• Subjugating
  • Strong military
  • Rich provinces

Pick This Nation If You Like:

  • Playing as Burgundy, but in Asia

Nationa Overall Power Score: 92 / 100


5. Oirat ( Best for conquest )

Oirat. There’s little to say about this nation of mounted nomads. Not because there’s little to say about it, mind you, but because there’s little need to say much.

It is the ultimate horde experience in the game, and quite possibly the most powerful nation in the game, provided you are a skilled player. Now, if you’ve ever played as a horde nation before, you know that it’s an experience. While yes, you can play as monarchies, republics, even theocracies and so much more, hordes are legitimately the only type of nation that has a truly unique playstyle not shared by any of the others mentioned.

Rather, if you play as a horde, the only thing you’re really going to be doing is conquering land left, right, and center. Hordes, to put it mildly, don’t really have an economy, and as such, they rely on raiding and pillaging their neighbors for money. But that’s not all, because you see, hordes are the only nations that can basically reverse development.

When playing as a horde, once you conquer a province, but have not cored it yet, you’ll be able to raise it, lowering its development, making it cheaper to core, all the while gaining monarch points in the process. What this means is, basically, hordes are the only nations that could theoretically tech up from a start of zero monarch points if they conquered enough land.

Overpowered mechanics aside, what does Oirat itself have to offer? Well, first of all, you have fantastic conquest-oriented ideas, as well as a great mission tree. Beyond that, you also start off as Tengri, meaning that full cavalry armies, which is what you should be aiming at any way if you’re a horde, are possible.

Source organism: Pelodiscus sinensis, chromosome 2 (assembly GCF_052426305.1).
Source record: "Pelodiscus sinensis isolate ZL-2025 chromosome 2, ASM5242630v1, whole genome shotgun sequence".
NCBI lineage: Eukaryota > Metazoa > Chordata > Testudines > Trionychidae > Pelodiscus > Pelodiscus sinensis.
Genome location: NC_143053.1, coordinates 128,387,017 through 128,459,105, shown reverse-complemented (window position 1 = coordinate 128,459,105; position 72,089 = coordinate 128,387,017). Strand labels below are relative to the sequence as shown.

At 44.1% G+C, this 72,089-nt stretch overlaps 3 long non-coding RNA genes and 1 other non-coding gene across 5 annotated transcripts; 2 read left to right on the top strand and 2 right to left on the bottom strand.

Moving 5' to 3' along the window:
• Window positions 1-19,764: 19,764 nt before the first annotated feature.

But, let’s take a step back to the mission tree. Once you managed to beat the everliving snot out of the Ming, which won’t be hard given that you’re a horde and it’s the start of the campaign, you’ll be able to reform Yuan, either by taking the Mandate for yourself or by destroying it and becoming an empire the old fashioned way. Once you do that, by whatever means you deemed best, you’ll be treated to one of the best idea sets in the game, period.

From there, conquering the rest of China, as well as Central Asia becomes a breeze, though it wouldn’t have been that much harder even before reforming Yuan. However, Genghis Khan didn’t stop there, and neither should you, so once the steppes and grasslands are conquered, Persia and Russia will become your new targets. And once those are conquered too?

Well, it would be only right to proclaim the reformation of the Mongol Empire, giving you an even better variant of the regular horde government. Sadly, you don’t get any extra missions or ideas once you reform the empire of Temujin, but honestly, by that point, the world would be your oyster and the Yuan ideas are plenty powerful on their own.

So, if you just want to experience the pure joy of map painting, Oirat is easily the best pick for it, considering that no other nation has as high a potential for power as them. Not even the Ottomans!

What Oirat Excels In:

  • Conquest
  • Conquest
  • Conquest

Pick This Nation If You Like:

  • Being Genghis Khan incarnate
  • Having a colt following
  • Trying to stirrup trouble
  • Sounding hoarse from all that throat singing

Nationa Overall Power Score: 100 / 100

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Be it heroic or gritty face-to-face battles or a general's war table, I've seen it all. No bullet was left uncounted in my wake, nor was any soldier left behind (well, mostly anyways).
Gamer Since: 2008
Favorite Genre: RTS
Currently Playing: Europa Universalis 4
Top 3 Favorite Games:Europa Universalis IV, Metro Redux, Dark Souls: Prepare To Die Edition